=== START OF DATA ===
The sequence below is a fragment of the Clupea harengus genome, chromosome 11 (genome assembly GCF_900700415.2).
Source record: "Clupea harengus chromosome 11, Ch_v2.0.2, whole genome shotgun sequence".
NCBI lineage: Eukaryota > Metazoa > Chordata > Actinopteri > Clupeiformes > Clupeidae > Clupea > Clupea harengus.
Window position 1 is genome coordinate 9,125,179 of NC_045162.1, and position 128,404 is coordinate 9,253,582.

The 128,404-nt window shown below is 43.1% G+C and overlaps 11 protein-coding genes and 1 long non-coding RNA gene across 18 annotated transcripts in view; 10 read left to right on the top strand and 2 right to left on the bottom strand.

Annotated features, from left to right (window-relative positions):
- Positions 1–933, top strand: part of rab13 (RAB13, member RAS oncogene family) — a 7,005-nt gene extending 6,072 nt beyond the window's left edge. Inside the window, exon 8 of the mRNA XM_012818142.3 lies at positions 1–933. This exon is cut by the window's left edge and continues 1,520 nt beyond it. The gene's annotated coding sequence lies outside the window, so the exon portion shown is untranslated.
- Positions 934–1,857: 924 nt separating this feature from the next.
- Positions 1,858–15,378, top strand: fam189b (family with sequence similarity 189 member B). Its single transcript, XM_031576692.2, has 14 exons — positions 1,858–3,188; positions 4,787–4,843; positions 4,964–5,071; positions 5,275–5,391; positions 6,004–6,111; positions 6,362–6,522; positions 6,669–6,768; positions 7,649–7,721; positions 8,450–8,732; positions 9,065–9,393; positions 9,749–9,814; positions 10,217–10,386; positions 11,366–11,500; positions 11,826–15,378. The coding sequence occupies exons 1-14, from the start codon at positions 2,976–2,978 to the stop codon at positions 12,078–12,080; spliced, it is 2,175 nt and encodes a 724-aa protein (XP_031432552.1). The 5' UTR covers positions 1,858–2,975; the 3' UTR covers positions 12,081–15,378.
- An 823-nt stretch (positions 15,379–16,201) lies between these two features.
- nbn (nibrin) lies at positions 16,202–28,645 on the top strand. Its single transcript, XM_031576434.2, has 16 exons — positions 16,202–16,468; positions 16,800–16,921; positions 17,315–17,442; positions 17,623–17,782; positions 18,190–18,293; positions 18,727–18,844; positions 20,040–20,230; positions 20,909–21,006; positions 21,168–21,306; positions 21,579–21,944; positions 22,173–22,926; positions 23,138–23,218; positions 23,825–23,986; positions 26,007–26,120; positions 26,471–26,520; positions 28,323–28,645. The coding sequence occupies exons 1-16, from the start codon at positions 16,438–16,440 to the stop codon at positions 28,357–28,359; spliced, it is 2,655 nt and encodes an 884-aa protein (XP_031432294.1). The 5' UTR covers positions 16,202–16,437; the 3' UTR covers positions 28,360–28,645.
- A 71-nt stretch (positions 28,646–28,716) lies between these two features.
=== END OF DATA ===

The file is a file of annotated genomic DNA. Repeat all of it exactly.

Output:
The sequence below is a fragment of the Clupea harengus genome, chromosome 11 (genome assembly GCF_900700415.2).
Source record: "Clupea harengus chromosome 11, Ch_v2.0.2, whole genome shotgun sequence".
NCBI lineage: Eukaryota > Metazoa > Chordata > Actinopteri > Clupeiformes > Clupeidae > Clupea > Clupea harengus.
Window position 1 is genome coordinate 9,125,179 of NC_045162.1, and position 128,404 is coordinate 9,253,582.

The 128,404-nt window shown below is 43.1% G+C and overlaps 11 protein-coding genes and 1 long non-coding RNA gene across 18 annotated transcripts in view; 10 read left to right on the top strand and 2 right to left on the bottom strand.

Annotated features, from left to right (window-relative positions):
- Positions 1–933, top strand: part of rab13 (RAB13, member RAS oncogene family) — a 7,005-nt gene extending 6,072 nt beyond the window's left edge. Inside the window, exon 8 of the mRNA XM_012818142.3 lies at positions 1–933. This exon is cut by the window's left edge and continues 1,520 nt beyond it. The gene's annotated coding sequence lies outside the window, so the exon portion shown is untranslated.
- Positions 934–1,857: 924 nt separating this feature from the next.
- Positions 1,858–15,378, top strand: fam189b (family with sequence similarity 189 member B). Its single transcript, XM_031576692.2, has 14 exons — positions 1,858–3,188; positions 4,787–4,843; positions 4,964–5,071; positions 5,275–5,391; positions 6,004–6,111; positions 6,362–6,522; positions 6,669–6,768; positions 7,649–7,721; positions 8,450–8,732; positions 9,065–9,393; positions 9,749–9,814; positions 10,217–10,386; positions 11,366–11,500; positions 11,826–15,378. The coding sequence occupies exons 1-14, from the start codon at positions 2,976–2,978 to the stop codon at positions 12,078–12,080; spliced, it is 2,175 nt and encodes a 724-aa protein (XP_031432552.1). The 5' UTR covers positions 1,858–2,975; the 3' UTR covers positions 12,081–15,378.
- An 823-nt stretch (positions 15,379–16,201) lies between these two features.
- nbn (nibrin) lies at positions 16,202–28,645 on the top strand. Its single transcript, XM_031576434.2, has 16 exons — positions 16,202–16,468; positions 16,800–16,921; positions 17,315–17,442; positions 17,623–17,782; positions 18,190–18,293; positions 18,727–18,844; positions 20,040–20,230; positions 20,909–21,006; positions 21,168–21,306; positions 21,579–21,944; positions 22,173–22,926; positions 23,138–23,218; positions 23,825–23,986; positions 26,007–26,120; positions 26,471–26,520; positions 28,323–28,645. The coding sequence occupies exons 1-16, from the start codon at positions 16,438–16,440 to the stop codon at positions 28,357–28,359; spliced, it is 2,655 nt and encodes an 884-aa protein (XP_031432294.1). The 5' UTR covers positions 16,202–16,437; the 3' UTR covers positions 28,360–28,645.
- A 71-nt stretch (positions 28,646–28,716) lies between these two features.